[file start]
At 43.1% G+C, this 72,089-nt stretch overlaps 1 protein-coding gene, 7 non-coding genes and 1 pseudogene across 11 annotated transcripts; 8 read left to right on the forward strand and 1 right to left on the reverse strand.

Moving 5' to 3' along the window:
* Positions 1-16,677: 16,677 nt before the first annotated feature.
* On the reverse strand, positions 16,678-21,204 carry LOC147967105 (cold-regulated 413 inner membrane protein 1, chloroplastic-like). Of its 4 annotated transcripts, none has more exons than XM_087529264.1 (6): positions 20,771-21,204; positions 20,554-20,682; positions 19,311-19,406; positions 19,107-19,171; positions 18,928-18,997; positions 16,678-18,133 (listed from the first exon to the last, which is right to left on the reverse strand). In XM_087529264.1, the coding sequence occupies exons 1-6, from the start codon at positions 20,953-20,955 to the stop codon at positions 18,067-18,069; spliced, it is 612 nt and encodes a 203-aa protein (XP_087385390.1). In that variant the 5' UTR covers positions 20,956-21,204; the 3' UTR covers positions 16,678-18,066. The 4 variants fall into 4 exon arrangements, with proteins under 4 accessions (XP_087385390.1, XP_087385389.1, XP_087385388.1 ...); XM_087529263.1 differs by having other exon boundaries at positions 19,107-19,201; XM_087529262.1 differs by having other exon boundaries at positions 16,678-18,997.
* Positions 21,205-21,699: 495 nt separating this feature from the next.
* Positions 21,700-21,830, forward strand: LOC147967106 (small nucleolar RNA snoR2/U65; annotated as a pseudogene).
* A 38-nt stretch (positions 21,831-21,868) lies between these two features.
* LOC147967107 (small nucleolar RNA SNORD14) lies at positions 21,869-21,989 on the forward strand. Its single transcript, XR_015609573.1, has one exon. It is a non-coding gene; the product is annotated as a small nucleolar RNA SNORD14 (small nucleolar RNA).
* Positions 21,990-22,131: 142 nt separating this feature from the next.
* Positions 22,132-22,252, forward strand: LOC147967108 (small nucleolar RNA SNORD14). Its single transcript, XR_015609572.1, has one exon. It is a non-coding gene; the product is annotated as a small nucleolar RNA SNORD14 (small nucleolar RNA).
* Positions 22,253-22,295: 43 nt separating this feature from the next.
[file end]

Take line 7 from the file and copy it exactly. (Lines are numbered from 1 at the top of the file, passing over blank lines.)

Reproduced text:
* A 38-nt stretch (positions 21,831-21,868) lies between these two features.